Posted: 12 January 2016

A decade of well-being research

Last month, the research team hosted The Children’s Well-being Seminar together with the Office for National Statistics and the Cabinet Office at Admiralty House. The half-day seminar was packed with interesting talks on research findings about children’s well-being in the UK, and what the government is doing to promote child well-being.

Larissa from our team presented on our well-being research programme:

The beginning

Our well-being research began in 2005, when we realised that subjective measures of children’s well-being were almost non-existent.

At the time there was increasing information on objective measures- like poverty levels, homelessness and indicators of health and education. These are useful things to know, but they are external measures about children’s lives and do not capture how children feel or what they think.

This was a problem, because objective measures do not adequately reflect children’s voices.

We wanted to capture children’s own views about their lives and experiences. That’s why we started up our well-being research programme and began working on subjective measures of children’s well-being.

We developed The Good Childhood Index which asks children how happy they are about different aspects of their lives.

Our research so far

With over 10 years of experience, we have become research leaders on children’s subjective well-being.

We have an ongoing data collection programme on national levels of child well-being, and our recent results were published by the Office for National Statistics last October.

Public Health England recently included our measures of subjective well-being in their guide to measuring well-being in children and young people.

Our work is also influencing research projects across the UK and beyond: subjective well-being questions have been included in the Millennium Cohort Study, a project which follows the lives of around 19,000 children born in the UK in 2000-2001, and in the Children’s Worlds project which has collected data on children’s subjective well-being across 15 countries.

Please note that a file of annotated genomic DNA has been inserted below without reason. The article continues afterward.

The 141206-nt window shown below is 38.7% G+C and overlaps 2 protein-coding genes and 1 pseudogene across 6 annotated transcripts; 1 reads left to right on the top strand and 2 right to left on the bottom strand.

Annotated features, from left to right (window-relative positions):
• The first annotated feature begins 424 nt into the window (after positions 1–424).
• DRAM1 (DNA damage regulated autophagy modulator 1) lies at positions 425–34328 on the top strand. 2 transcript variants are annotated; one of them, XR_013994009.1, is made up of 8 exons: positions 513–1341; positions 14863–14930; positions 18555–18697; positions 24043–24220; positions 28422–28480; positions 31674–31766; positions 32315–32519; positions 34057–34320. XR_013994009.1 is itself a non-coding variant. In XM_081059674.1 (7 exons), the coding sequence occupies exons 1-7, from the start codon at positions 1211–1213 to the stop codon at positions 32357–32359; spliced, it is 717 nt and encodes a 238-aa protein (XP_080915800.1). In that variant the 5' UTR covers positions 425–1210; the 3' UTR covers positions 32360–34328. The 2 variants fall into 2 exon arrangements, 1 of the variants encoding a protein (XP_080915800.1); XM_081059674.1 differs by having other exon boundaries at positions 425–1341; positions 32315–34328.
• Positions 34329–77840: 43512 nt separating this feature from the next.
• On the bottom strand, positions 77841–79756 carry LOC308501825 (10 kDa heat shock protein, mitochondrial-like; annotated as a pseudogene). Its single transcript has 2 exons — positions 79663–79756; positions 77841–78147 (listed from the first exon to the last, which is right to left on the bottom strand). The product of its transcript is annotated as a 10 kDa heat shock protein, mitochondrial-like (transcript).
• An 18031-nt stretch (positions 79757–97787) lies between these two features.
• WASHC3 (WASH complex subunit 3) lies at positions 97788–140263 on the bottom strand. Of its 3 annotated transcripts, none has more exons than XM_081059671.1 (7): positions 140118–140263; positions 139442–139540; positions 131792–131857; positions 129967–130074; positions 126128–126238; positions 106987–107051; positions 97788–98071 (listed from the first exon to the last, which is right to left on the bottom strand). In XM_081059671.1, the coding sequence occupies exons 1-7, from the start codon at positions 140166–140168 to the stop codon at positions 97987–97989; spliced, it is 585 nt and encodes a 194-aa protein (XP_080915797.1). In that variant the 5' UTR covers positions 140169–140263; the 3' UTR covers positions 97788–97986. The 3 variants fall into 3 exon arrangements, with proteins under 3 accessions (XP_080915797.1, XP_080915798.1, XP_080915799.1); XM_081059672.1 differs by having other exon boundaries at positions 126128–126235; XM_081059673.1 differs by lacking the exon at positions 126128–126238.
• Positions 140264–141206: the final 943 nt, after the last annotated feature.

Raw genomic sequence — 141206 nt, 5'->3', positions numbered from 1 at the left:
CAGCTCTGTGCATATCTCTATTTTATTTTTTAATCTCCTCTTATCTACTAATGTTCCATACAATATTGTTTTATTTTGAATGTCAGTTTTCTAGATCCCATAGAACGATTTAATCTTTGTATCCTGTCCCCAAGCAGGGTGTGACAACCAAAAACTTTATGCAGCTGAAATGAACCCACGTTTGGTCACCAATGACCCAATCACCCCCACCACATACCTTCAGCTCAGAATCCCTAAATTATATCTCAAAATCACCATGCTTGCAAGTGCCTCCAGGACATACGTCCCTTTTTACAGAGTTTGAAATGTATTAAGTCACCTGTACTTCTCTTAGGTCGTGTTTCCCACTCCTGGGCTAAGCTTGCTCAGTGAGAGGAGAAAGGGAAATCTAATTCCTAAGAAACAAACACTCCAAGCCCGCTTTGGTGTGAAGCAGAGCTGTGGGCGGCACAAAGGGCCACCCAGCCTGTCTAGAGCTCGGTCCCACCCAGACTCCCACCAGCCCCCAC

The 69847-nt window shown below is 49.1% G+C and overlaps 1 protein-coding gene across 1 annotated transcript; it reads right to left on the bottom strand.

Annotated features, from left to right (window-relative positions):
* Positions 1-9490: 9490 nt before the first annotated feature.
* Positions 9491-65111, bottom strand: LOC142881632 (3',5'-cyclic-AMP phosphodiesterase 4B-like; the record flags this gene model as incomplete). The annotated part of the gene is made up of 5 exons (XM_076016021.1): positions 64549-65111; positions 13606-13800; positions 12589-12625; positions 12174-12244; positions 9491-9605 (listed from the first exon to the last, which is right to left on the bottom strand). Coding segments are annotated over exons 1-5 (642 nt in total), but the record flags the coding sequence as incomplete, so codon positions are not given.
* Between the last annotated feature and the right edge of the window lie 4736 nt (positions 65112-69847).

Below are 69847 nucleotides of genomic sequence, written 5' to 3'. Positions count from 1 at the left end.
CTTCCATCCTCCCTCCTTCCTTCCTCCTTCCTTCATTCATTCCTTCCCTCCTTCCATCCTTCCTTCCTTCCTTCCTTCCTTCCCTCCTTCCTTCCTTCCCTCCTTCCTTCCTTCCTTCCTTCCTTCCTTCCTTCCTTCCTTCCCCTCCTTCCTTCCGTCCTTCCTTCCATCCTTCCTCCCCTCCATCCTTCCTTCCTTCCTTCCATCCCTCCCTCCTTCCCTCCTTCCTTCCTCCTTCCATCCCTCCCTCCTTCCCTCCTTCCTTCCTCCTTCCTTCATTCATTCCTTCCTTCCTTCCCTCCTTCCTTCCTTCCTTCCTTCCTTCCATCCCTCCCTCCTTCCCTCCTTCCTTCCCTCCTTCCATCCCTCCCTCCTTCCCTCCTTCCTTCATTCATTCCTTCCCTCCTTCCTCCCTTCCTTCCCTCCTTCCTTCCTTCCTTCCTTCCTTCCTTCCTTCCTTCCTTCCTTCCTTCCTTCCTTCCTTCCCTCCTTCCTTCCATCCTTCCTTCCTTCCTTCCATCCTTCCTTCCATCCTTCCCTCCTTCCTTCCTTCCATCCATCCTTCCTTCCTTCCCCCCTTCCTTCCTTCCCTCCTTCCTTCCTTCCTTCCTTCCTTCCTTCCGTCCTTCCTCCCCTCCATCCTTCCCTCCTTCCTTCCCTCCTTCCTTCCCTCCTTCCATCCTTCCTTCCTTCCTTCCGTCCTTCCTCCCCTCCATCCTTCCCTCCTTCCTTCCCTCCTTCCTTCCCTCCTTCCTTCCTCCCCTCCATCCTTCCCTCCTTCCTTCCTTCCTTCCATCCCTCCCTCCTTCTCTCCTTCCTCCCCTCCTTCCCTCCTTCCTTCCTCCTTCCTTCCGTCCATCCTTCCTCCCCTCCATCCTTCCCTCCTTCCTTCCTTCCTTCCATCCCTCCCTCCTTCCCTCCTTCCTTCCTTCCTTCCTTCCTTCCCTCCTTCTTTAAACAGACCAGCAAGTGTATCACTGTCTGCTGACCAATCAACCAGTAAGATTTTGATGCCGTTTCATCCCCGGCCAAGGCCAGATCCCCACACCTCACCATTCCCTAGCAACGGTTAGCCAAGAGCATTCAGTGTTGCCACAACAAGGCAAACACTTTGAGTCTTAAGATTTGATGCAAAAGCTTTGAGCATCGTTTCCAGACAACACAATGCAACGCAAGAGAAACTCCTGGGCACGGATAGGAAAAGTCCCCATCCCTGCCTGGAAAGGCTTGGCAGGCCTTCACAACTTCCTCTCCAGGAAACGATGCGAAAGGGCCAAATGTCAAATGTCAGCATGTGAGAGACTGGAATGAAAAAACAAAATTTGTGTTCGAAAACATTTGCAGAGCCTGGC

What are our key findings so far?

Every summer, we publish The Good Childhood Report which gives an up-to-date overview of children’s well-being in the UK. We estimate that between 5% and 10% of children aged 10 to 15 in England have low levels of subjective well-being, meaning they are not satisfied with their life.

The Children’s Worlds  survey has revealed that England is doing particularly poorly when it comes to children’s self-confidence, happiness about their appearance (particularly for girls), and relationships with teachers.

The Future of Our Well-Being Research

At The Children’s Well-being Seminar, we heard from the Department for Work and Pensions and the Department for Education about the ways in which they are working towards improving children’s well-being.

This is within the context of how the current UK government is focusing on improving children’s life chances. Subjective well-being must be a core part of that, so we can make sure children’s voices are heard.

Our research on subjective well-being is becoming increasingly important and influential, but there’s more work to be done.

Larissa and I in the research team, together with our collaborators from the University of York, are working hard towards this year’s Good Childhood Report.

In my next blog, I will be talking about our developing work on children’s subjective well-being and mental health. Stay tuned.

By Emily Emmott - Research team
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